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Lactation

After you have delivered your baby, you and your baby stay together in the same room in the postpartum unit of the hospital’s birthing center.

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This encourages the frequent feeding and physical contact your new baby needs at this time. It is also an opportunity to get to know your new baby and become comfortable with basic baby care.

During your stay you will have a nursing staff committed to helping breastfeeding mothers get the best possible start. The nursing staff at Cheshire Medical Center is experienced and knowledgeable and will assist you with these early feedings. A lactation consultant will visit with you during your stay to help get you started on breastfeeding and ensure that all questions and concerns are addressed.

We encourage you to ask questions and seek assistance with feedings while you are in the hospital.

How to prepare for breastfeeding

It is natural to have many questions about how to feed your baby. If you have decided to nurse your baby here are some suggestions on how you can get ready.

  • Attend a childbirth education, prenatal breastfeeding class or a La Leche League meeting. Bring the father of the baby and/or family members who may have questions about breastfeeding.
  • Talk with other expectant moms. Spend some time with women who are nursing or who have nursed their babies.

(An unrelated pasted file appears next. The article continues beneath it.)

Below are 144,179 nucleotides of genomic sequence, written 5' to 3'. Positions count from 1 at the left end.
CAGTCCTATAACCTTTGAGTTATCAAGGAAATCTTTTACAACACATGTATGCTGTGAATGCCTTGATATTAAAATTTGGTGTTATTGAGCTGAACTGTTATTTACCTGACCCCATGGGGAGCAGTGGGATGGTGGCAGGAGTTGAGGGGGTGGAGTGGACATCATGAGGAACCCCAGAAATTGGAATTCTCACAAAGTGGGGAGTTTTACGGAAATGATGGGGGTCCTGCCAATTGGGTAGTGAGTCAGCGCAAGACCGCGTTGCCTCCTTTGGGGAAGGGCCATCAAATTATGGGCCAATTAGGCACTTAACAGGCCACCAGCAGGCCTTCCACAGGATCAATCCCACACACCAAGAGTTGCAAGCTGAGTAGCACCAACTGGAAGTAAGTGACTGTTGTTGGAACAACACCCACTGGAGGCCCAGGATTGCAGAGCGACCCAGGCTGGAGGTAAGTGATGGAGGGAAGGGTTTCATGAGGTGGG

• Read
  • Choose a pediatrician or family practitioner who supports breastfeeding
  • Relax, eat well and take care of yourself
  • Plan to listen to your baby. Most newborn babies need to be held and fed a lot. It is normal for newborns to nurse often at first.
Tips for getting started
  • Nurse as soon as the baby is willing after birth. Many newborn infants are quietly alert for an hour or two and interested in learning to nurse.
  • Encourage the baby to latch correctly. The lactation and nursing staff can assist you with positioning and timing. It sometimes takes a little while for the baby to learn to open wide and latch on effectively.
  • Nurse frequently and on demand. A newborn infant may need to nurse 10-12 times a day at first.
  • Avoid supplements, pacifiers and artificial nipples at first, if possible. Nursing frequently will help establish a good milk supply and ensure that the baby gets enough to eat.
  • Eat well and drink enough fluid, about 500 extra calories and 6-8 glasses of water. Rest as much as you possibly can.
Going home

Most new mothers and their babies stay in the hospital for 1-4 days after delivery. This is a good time to learn about breastfeeding basics, get some rest and spend uninterrupted time with your baby. Before discharge we will review with you what to expect in the coming days and how to tell if your baby is getting enough to eat.

After you and your baby are discharged you will get a phone call from a lactation consultant in a day or two. We check with all our new moms to offer support and answer any questions that may have come up since discharge.

Call the Lactation Resource Center at 603-354-5480 for help and support if:

  • Your baby is unable to nurse or is nursing less than 7 times in a 24-hour period
  • You can’t hear your baby swallowing after your milk comes in
  • You are not sure if your milk has come in
  • Your baby is not having yellow, seedy stools (3 a day) by 5 days of age
  • Your breasts are hard and painful, or your nipples cracked and sore
  • You are considering giving up
  • You have a sore or red area on your breast, a temperature or flu-like symptoms
  • You have questions or concerns about how things are going
  • You have questions about breastfeeding, returning to work or breast pump rental/ purchase

Trust yourself. You will find the best way to mother your baby even if your mother, sister or friends did it differently. Ask lots of questions and keep in touch with friends and health care professionals.